Save tank space with five no-brainer grey water hacks
Those of you that have been RVing for a while know the grey tank will reach capacity long before the black tank, and most likely before you deplete your potable fresh water tank as well.
To be able to extend the time you spend dry camping, you will need to learn some ways to minimize the amount of wastewater that enters your grey tank.
1. Use a dish pan in your sink.
Purchase a dish pan that will fit in the kitchen sink of your RV. When you finish doing the dishes consider “disposing” of the dishwater in one of four ways rather than sending it down the kitchen drain to the grey tank:
- Use it to quench the evening campfire.
- Dump it down the toilet into the black tank.
- Save it in a gallon milk jug and use it to flush the toilet.
Remember the black tank seldom fills up before the grey tank. Take advantage of the “extra” space. In addition, the soapy dishwater will help keep your black tank clean.
Be sure to use environmentally-friendly biodegradable dish soap if you will be disposing of dishwater on the ground.
An aerated showerhead utilizes less water than the showerhead that came with your RV, and the on/off feature will allow you to take “Navy Showers.” Less water used equals less wastewater in your grey tank.
Read more about the best types of showerheads in this Do It Yourself RV article.
3. Purchase a sewer cap with a hose connection.
This handy device allows you to adapt a non-potable garden hose to the 3” termination outlet on your RV and dispose of grey water in one of two ways:
- Where legal (not as many places as they were a few years ago) or with a rangers permission, you can slowly drain your grey water onto the ground in the boondocks. Dig a sump first, be sure to filter out small food particles with a screen to avoid attracting pests and cover when done.
- Route your grey water into an approved wastewater sump.
4. Spray your dishes before washing them.
Purchase a spray bottle and fill it with a mixture of dish soap, water, and a little vinegar. Spray the mixture on dirty dishes and wipe before washing which will greatly reduce the amount of water required to finish washing them.
Less water used equals less wastewater in the grey tank. Dawn dish soap is a favorite among many RVers.
5. Recycle your RV grey water.
The granddaddy of all grey water hacks is to recycle wastewater from your grey tank to flush the toilet.
This grey water hack employs a pump and filter to draw wastewater from the grey tank and uses it to rinse the toilet in place of potable water. This is the same concept as the last point in Hack #1, but a lot more convenient. Learn more about this hack here.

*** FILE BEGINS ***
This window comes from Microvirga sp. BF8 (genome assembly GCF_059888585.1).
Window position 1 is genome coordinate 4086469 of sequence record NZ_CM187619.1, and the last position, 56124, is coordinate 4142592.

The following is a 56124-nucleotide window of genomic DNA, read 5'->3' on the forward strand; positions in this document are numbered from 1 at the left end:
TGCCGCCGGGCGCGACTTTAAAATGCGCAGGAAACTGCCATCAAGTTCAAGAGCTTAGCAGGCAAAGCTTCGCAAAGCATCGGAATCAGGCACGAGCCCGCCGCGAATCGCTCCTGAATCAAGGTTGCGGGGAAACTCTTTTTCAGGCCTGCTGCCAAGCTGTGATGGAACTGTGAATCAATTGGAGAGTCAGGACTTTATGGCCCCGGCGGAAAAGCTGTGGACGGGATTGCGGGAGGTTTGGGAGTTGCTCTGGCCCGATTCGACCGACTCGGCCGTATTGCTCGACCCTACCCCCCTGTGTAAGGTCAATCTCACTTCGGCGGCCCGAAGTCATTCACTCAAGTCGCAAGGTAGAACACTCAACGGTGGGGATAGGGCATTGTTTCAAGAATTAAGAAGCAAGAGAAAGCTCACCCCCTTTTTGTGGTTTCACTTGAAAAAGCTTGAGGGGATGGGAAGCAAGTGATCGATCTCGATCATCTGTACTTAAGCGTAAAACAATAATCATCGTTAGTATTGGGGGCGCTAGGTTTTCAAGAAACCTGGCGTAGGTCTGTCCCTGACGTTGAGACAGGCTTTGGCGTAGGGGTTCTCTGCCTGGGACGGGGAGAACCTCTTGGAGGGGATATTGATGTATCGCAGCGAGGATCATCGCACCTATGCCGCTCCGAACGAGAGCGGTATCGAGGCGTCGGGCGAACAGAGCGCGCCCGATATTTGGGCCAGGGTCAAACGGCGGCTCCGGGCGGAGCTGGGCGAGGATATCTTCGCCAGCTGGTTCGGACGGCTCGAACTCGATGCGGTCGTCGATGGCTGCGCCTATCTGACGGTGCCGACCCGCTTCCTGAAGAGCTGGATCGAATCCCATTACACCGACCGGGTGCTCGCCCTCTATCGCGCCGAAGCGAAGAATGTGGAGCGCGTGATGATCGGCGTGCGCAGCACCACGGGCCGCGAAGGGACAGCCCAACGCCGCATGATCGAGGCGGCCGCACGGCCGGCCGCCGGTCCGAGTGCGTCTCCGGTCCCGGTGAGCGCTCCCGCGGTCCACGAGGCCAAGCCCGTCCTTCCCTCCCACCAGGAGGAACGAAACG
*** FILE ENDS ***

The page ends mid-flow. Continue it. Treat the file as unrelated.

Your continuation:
Cheap RV Living shared some great tips on disposing of grey water when boondocking in this Youtube video:
Find more boondocking hacks to save tanks space
The next time you find yourself dry camping, consider which of these grey water hacks would work best for you and see how much longer you can extend your stay before filling the grey tank. You can also find great advice from fellow RVers on iRV2 Forums as well as in this article on RV Grey Water: What Is It & How To Dispose Of It.
Dave Helgeson’s many roles in the RV industry started before he even had a driver’s license. His grandparents and father owned an RV dealership before the term “RV” had been coined, and Dave played a pivotal role in nearly every position of an RV dealership. He and his wife Cheri launched their own RV dealership in the Pacific Northwest. The duo also spent 29 years overseeing regional RV shows. Dave has also served as President of a local chapter of the Recreational Vehicle Dealers Association (RVDA), worked on the board of advisors for the RV Technician Program of a local technical college, and served as a board member of the Manufactured Home and RV Association. Dave’s reputation earned him the title of “The foremost expert on boondocking,” bestowed by RV industry icon, the late Gary Bunzer (The RV Doctor). When he’s not out boondocking, you’ll find Dave in the spotlight at RV shows across the country, giving seminars about all things RVing. He and Cheri currently roam in their fifth travel trailer, with Dave doing all the service, repair and modifications to his own unit.